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In finance, securities lending or stock lending refers to the lending of securities by one party to another. The terms of the loan will be governed by a "Securities Lending Agreement", which requires that the borrower provides the lender with collateral, in the form of cash, government securities, or a Letter of Credit of value equal to or greater than the loaned securities. The agreement is a contract enforceable under relevant law, which is often specified in the agreement.
As payment for the loan, the parties negotiate a fee, quoted as an annualized percentage of the value of the loaned securities. If the agreed form of collateral is cash, then the fee may be quoted as a "short rebate", meaning that the lender will earn all of the interest which accrues on the cash collateral, and will "rebate" an agreed rate of interest to the borrower.
Market size 
Until the start of 2009 Securities Lending was only an over-the-counter market, so the size of this industry was difficult to estimate accurately. According to the industry group ISLA, in the year 2007 the balance of securities on loan globally exceeded £1 trillion.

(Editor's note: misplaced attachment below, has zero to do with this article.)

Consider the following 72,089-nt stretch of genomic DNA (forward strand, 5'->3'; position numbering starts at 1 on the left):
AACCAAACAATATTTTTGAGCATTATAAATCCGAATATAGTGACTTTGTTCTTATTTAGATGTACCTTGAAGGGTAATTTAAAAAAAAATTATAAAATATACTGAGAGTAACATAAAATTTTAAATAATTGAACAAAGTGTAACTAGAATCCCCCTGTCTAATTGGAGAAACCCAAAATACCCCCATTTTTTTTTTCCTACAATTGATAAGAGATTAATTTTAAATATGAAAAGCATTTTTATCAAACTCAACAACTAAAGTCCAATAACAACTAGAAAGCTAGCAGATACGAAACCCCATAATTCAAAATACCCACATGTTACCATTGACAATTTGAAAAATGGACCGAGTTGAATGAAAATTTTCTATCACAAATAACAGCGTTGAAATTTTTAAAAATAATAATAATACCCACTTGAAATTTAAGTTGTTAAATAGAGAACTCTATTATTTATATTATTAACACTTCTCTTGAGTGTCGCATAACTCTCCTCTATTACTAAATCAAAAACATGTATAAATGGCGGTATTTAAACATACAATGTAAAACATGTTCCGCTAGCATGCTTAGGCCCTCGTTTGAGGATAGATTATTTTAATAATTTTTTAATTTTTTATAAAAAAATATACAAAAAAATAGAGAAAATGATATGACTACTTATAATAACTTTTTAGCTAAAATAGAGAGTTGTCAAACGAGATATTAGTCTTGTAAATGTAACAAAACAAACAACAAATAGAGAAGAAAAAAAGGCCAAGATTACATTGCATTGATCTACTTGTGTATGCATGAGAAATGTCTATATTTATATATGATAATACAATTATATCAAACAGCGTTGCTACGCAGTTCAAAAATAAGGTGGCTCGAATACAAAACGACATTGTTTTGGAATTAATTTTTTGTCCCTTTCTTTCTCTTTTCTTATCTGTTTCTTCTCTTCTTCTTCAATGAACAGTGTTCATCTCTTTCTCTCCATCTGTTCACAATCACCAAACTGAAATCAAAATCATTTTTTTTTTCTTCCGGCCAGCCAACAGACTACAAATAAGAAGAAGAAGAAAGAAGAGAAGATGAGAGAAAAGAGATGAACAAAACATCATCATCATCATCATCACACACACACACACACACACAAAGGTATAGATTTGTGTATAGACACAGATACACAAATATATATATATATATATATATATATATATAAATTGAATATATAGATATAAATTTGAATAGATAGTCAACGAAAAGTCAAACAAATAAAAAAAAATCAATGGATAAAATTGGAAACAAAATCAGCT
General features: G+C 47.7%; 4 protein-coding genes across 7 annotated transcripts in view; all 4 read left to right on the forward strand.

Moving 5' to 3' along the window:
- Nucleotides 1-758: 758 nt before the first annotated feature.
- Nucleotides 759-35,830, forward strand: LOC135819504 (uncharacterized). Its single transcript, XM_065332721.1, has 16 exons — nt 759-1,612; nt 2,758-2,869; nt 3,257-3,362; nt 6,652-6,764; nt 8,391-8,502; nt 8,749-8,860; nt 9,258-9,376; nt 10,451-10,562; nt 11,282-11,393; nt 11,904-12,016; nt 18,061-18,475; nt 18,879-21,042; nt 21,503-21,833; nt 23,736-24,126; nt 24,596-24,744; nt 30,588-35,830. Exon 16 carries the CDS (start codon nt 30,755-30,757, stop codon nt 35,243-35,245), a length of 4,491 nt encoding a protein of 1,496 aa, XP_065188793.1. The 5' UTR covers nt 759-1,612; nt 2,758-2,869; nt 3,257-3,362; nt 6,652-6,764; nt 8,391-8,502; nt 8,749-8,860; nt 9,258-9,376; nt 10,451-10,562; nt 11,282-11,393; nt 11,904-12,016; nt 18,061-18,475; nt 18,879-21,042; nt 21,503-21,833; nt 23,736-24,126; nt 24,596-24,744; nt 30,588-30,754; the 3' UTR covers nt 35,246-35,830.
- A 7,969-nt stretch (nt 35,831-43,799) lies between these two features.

An example 
In an example transaction, a large institutional money manager with a position in a particular stock would allow those securities to be borrowed by a securities lender. The securities lender (investment bank) would then allow a short seller to borrow the stock and sell it. The short seller would like to buy the stock back at a lower price (which would create a profit). Once the shares are borrowed and sold, it generates cash from selling the stock. That cash would become collateral for the borrow. The cash value of the collateral would be marked-to-market on a daily basis so that it exceeds the value of the loan by at least 2%. The institutional manager would have access to the cash for overnight investment and maintains a long position in the stock.